Colchuck Lake: The Gateway to the Enchantments
The first time I heard about the Enchantments was when I was driving home from a camping trip in Leavenworth. I had stopped at a small pub to kill time while traffic died down and sparked up a conversation with a local. He brought up the Enchantments, saying that he had been there many times and showed me a few photos. They took my breath away! I had seen photos like these from the wallpapers that came installed on my laptop, now knowing that they were not only real but they were in my own backward! In fact, it was just a two to three hour drive from Seattle.
I soon realized that to be able to camp in the Enchantments, you have to win a lottery; however, you can hike in the Enchantments without a lottery pass. I wasn’t able to go up there to hike until October, so for five months I chatted with those who had gone and asked for advice. The consensus was that I should start with hiking to Colchuck Lake, which is just the tip of the Enchantments iceberg, but would be more than enough for me to get a taste of it’s beauty.
Leavenworth gets pretty cold and snowy in November, and they often shut the trails down around mid-November. By the middle of October, I finally had a free Saturday to make the drive and do the eight mile hike. It was harder than I had expected. When all of the websites I had read said 4,000 ft in elevation gain, they forgot to mention that 3,500 of that was in the last mile up! To add insult to injury, I left Seattle later than I had planned and arrived at the parking lot for the trailhead around noon. There were so many cars there that I actually got discouraged. You know the feeling of wanting to be out into nature... alone! But I was there, and I was pumped. The view at the top was going to be worth it.
Along the way, I stopped several times to take photos, but I was also slowed down because there were many people coming down the mountain and the trail can be narrow. It was cold, but the hike was keeping me warm. I knew I had a short window of time for daylight, so I tried to make the last 2 miles up as quickly as I could. At times it was painful... up... up... and up some more. My butt was sore, my calves were burning, and I wanted to die. Okay, I didn’t really want to die... I just wanted to be there already.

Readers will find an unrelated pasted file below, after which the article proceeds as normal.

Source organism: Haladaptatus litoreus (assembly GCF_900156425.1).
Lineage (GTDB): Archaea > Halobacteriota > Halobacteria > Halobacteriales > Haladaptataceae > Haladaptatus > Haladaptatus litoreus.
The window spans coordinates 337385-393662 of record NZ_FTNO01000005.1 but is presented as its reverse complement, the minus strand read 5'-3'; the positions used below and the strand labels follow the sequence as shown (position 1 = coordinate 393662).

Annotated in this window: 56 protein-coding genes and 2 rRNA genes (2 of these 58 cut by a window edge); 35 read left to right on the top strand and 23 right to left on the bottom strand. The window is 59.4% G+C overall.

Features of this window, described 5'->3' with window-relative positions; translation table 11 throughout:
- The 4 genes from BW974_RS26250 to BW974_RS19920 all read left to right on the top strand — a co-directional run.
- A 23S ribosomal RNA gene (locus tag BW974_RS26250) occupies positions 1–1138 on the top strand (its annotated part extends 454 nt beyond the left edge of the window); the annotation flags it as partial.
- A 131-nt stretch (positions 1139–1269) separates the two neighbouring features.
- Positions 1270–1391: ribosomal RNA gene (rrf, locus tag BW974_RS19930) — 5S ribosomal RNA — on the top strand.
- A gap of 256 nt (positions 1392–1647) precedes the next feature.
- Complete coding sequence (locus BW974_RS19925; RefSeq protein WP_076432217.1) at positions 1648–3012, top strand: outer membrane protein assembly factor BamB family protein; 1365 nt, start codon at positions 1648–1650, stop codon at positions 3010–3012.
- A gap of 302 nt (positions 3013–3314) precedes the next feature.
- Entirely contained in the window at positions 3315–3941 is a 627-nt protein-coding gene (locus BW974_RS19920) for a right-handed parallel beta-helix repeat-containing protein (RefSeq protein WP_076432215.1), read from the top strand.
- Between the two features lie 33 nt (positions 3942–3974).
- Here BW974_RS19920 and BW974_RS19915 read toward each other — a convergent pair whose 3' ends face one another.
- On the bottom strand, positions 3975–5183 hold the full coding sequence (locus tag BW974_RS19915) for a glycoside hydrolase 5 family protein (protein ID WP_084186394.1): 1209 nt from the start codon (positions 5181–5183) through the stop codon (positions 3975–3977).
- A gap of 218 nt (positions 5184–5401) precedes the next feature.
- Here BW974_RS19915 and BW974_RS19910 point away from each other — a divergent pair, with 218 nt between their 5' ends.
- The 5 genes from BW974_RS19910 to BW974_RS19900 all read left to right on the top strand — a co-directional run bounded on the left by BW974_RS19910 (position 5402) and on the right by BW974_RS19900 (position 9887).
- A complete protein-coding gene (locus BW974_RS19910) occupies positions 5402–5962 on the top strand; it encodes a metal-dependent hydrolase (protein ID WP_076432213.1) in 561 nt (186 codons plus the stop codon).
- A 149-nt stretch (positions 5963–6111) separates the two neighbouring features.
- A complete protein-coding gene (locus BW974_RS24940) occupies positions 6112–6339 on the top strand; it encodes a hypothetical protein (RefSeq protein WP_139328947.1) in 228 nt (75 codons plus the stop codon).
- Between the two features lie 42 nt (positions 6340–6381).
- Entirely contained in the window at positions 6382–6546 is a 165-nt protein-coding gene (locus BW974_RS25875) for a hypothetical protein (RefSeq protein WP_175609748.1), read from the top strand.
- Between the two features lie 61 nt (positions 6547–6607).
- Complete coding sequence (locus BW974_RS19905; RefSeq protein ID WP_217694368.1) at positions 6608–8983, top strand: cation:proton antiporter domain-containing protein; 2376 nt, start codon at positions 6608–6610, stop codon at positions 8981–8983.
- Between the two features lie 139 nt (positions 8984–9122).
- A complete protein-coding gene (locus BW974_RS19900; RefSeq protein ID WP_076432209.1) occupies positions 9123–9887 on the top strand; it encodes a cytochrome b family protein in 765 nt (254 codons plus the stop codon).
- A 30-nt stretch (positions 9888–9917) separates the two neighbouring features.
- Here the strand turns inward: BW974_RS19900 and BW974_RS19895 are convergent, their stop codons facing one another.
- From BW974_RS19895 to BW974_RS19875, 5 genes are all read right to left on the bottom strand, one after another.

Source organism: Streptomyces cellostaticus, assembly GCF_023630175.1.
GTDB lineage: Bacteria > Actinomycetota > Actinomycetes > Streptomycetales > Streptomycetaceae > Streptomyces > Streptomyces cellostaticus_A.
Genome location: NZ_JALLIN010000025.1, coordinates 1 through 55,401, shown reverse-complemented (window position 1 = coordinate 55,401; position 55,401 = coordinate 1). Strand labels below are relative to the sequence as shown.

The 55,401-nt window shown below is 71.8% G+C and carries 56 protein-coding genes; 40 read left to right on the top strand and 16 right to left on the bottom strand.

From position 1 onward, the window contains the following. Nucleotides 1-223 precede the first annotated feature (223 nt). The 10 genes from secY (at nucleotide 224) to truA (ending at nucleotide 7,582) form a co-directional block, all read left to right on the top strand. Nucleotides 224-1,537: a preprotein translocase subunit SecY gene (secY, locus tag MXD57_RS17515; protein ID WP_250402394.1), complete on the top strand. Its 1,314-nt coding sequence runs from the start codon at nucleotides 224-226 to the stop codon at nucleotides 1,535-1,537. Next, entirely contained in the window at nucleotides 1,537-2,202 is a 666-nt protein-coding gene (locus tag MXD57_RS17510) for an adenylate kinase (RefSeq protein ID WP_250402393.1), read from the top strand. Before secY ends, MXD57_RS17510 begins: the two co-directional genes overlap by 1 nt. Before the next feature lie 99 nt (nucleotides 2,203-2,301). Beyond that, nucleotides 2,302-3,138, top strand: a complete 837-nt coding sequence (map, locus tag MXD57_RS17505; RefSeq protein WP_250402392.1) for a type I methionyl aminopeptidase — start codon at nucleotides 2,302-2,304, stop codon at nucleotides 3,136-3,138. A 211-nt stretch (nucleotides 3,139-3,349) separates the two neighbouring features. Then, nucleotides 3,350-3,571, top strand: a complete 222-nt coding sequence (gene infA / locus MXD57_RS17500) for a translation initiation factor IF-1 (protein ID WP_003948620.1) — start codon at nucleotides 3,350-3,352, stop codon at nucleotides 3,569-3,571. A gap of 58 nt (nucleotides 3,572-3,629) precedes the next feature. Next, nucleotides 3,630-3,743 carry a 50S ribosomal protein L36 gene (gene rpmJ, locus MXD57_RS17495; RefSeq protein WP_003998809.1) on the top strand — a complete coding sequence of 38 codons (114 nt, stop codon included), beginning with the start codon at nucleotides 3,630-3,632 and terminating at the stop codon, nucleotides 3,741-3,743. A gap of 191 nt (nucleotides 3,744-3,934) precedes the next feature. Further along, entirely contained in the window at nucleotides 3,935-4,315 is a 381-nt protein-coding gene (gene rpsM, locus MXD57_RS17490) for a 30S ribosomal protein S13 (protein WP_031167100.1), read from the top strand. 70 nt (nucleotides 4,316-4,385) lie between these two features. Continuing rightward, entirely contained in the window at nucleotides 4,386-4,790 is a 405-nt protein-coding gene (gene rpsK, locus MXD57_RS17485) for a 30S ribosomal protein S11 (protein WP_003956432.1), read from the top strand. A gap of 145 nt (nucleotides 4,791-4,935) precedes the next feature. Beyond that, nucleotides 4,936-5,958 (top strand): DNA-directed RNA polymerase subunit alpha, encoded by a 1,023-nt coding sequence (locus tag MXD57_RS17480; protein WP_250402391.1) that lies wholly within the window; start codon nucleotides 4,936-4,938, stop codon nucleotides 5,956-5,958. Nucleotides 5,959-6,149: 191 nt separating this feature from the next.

And then, I was there. It was magnificent. The view of Dragontail Peak was mesmerizing. The water in the lake was low, but I could see why people say this was a great place to take a summer swim after a long hike. After a while of being in awe I was starting to get cold, and the sun was setting. It had taken me four and a half hours to reach the top and I had four miles to go back down. After a snack, a swig of whisky, and several photos... did I mention I lugged a tripod up there? I turned around and headed down.
It took another three hours to descend and before I knew it, it was dusk and then dark. I always bring warmer layers and a headlamp, so I was fine hiking in the dark. The trail is pretty well marked and there were other folks still going up and down the trail. It did occur to me that my brother would be starting to worry about me. I had told him and a friend of mine that I would be off the mountain by 8 p.m. but I also knew that they would be worrying about me hiking in the dark. I didn’t have cell service and couldn’t text them to let them know I was okay.
I finally made it back to my car, ready for a meal and some Pinot Noir in nearby Leavenworth. Turns out, my parents were the worried ones. My mom somehow thought that I was going on the hike at eight in the morning and would be done well before sunset. As I was taking off my gear and getting into my car, I noticed a business card on my windshield. It was from the Leavenworth Sheriff. It said, “call your mother."
The moral of the story is to always take a headlamp and tell someone your route, timing, and plan. But most of all, enjoy the views!
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About The Author
Amoris Walker is an Award-winning documentary film maker, voice over artist, and social media strategist. She grew up in a family band called The EarthWalkers; traveling around the USA teaching sustainability and conservation through music, comedy, and art. When she’s not working, you can find Amoris on a mountain, in a kayak, canoodling puppies, drinking wine, or taking photos and shooting videos. Her love for the outdoors comes with the responsibility to help protect it. To learn more about Amoris simply visit her Twitter, Instagram, or Facebook.